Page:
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Tuesday, 6 March, 2001, 16:27 GMT
Reid confident of new NI police service
RUC officers
Recruitment drive for new officers began last month
Northern Ireland Secretary of State John Reid has said the province will have a new police service by September, regardless of what happens in the peace process.

A recruitment drive for the new Police Service of Northern Ireland began in February.

It is understood that more than 13,000 people have asked for application forms for the new police service.

The service will replace the Royal Ulster Constabulary under the provisions of the Good Friday Agreement.

Dr Reid was speaking ahead of possible round-table talks on Thursday involving the British and Irish Governments and the pro Good Friday Agreement parties.

There have been weeks of intensive talks between the parties and the two governments aimed at breaking the political deadlock over decommissioning, demilitarisation and policing reform.

John Reid: Spoke to pupils about policing issue
John Reid: Spoke to pupils about policing issue
Speaking to pupils at a Catholic grammar school in Ballymena, County Antrim on Tuesday, Dr Reid said he was determined to deliver the new service "come what may".

He told St Louis's Grammar School pupils: "I hope that will happen with the active support of all sides of the community but this September, there will be a new police service for Northern Ireland - whatever else happens elsewhere in this process.

"That is why we have begun 50/50 recruitment because we want to start working towards a police service which is, in the words of the advertisement a `true reflection of the whole community'.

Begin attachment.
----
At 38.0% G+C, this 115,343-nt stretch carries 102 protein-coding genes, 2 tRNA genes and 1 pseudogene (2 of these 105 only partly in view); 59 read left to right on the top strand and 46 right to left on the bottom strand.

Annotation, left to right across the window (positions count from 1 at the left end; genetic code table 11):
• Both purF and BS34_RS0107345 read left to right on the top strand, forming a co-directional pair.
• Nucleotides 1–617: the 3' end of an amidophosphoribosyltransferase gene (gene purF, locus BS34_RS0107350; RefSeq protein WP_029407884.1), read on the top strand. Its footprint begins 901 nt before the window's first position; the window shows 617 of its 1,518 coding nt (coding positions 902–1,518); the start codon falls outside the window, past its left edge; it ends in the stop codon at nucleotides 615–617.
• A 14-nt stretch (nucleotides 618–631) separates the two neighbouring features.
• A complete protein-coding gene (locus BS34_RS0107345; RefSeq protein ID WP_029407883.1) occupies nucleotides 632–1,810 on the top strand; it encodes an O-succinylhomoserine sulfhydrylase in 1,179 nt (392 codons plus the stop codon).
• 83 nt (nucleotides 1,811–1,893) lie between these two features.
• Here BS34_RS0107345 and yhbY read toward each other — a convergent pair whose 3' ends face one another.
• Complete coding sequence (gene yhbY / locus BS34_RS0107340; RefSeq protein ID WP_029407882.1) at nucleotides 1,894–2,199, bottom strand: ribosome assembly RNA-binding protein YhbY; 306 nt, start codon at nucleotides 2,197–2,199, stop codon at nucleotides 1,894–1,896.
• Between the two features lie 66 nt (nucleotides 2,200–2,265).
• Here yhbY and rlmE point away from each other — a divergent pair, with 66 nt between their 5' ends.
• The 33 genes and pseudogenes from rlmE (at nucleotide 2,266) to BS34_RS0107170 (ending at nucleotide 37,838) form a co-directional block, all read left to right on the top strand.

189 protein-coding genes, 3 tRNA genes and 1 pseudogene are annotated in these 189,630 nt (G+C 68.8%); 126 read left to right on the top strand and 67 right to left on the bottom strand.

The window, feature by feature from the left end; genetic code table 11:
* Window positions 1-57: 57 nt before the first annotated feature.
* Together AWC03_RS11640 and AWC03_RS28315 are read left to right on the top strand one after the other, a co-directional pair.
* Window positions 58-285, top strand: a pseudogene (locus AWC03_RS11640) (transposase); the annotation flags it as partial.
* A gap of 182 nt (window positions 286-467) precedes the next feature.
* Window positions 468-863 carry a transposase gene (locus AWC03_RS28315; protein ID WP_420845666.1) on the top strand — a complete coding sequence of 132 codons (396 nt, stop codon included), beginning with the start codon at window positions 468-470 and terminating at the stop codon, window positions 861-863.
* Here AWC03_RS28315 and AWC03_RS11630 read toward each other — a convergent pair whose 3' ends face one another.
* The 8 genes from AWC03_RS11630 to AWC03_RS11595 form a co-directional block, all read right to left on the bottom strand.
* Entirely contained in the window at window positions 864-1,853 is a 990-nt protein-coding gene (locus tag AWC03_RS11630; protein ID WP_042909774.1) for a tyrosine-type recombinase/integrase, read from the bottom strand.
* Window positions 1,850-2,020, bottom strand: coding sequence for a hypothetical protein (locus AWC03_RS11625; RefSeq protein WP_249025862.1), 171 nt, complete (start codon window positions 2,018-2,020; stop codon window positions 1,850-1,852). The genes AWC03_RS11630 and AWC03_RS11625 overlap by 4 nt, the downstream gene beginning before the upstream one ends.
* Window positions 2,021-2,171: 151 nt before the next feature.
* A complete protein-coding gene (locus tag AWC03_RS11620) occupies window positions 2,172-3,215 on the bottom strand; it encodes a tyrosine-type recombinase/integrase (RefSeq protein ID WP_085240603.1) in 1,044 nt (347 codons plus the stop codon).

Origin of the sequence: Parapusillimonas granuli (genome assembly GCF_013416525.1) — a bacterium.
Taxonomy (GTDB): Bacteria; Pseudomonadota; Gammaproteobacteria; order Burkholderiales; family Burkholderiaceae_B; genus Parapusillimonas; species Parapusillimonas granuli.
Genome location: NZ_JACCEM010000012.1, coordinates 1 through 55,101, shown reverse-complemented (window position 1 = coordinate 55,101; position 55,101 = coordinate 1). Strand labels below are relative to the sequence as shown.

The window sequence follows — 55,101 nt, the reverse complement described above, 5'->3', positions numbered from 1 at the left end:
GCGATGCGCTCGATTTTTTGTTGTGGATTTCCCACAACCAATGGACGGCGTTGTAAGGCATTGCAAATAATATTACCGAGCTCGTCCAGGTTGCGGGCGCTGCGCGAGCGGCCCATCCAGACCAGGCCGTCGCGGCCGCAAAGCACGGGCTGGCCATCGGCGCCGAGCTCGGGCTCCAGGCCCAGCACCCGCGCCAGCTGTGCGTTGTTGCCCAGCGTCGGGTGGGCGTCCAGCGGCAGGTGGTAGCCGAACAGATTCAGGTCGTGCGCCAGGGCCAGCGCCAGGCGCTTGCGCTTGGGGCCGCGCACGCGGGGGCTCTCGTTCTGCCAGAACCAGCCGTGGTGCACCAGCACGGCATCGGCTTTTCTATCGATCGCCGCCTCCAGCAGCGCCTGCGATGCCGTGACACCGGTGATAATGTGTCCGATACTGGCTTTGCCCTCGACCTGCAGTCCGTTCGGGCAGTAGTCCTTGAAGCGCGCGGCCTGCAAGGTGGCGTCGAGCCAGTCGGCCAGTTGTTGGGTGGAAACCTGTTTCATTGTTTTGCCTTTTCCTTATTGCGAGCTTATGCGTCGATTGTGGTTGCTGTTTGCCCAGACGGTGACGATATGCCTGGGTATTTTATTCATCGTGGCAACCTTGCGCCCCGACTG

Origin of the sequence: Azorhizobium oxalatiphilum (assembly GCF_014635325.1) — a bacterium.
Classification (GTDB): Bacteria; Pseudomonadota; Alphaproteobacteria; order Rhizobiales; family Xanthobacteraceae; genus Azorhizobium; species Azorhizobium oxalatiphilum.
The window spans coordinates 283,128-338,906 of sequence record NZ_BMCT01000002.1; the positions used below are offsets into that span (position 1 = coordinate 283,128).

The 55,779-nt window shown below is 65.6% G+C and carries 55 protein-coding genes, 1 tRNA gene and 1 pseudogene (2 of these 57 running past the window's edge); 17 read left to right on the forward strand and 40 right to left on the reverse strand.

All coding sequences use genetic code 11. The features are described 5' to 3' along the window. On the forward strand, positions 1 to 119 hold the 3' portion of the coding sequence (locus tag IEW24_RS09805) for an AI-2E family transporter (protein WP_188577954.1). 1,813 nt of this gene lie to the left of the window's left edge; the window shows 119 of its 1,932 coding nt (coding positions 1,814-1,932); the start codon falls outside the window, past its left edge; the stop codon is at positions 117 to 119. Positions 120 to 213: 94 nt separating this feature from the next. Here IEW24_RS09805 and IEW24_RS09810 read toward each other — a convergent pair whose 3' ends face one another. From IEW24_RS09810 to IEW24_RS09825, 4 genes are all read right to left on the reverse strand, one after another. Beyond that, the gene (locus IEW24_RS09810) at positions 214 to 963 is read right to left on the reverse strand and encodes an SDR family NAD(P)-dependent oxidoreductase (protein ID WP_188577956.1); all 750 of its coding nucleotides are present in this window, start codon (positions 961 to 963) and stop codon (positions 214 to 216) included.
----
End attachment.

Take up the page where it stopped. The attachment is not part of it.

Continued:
"And that is not a process which will end this September. Quite the reverse.

"Five hundred more officers will be recruited on a 50/50 basis next year, and the year after that and so on until we reach the point where the service is that true reflection."

There is increasing speculation that Prime Minister Tony Blair will fly to Hillsborough Castle for the round table discussion and individual meetings with the parties.

It is hoped the talks will break the deadlock over IRA decommissioning, the scaling down of British Army bases, unionist sanctions against Sinn Fein and policing.


However, with a recruitment drive under way for the police service, the problem of securing nationalist SDLP and Sinn Fein support for policing remains the most difficult.

The SDLP is holding back its endorsement of the new service, hoping to gain promises of further police reforms from the government.

On Tuesday, Dr Reid said recruits would be joining a police service which was "far in advance of anything I have seen in Europe or America".

The police in London, Dublin or Glasgow did not have the same "level of accountability and community interaction" that was being implemented in the province, he said.

Dr Reid also cited the powers of the Police Ombudsman and her team of investigators, the role of the Policing Board and District Policing Partnerships in holding the police to account.

He also cited the new code of ethics and the role of the Oversight Commissioner Tom Constantine, in overseeing reforms.

Meanwhile, SDLP chairman Alex Attwood said the key issue was how representative the new service would be.

He said: "The real number that counts is those who actually join-up.

"And those who join-up are representative of the community."

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See also:

25 Feb 01 | Northern Ireland
'Positive approach' to policing urged
23 Feb 01 | Northern Ireland
Recruits sought for NI police service
16 Feb 01 | Northern Ireland
Flanagan move to close policing 'gap'
20 Sep 00 | Northern Ireland
Body urges Police Bill rethink
24 Feb 01 | Northern Ireland
'Deadline' over NI policing impasse
26 Feb 01 | Northern Ireland
Huge response to police campaign
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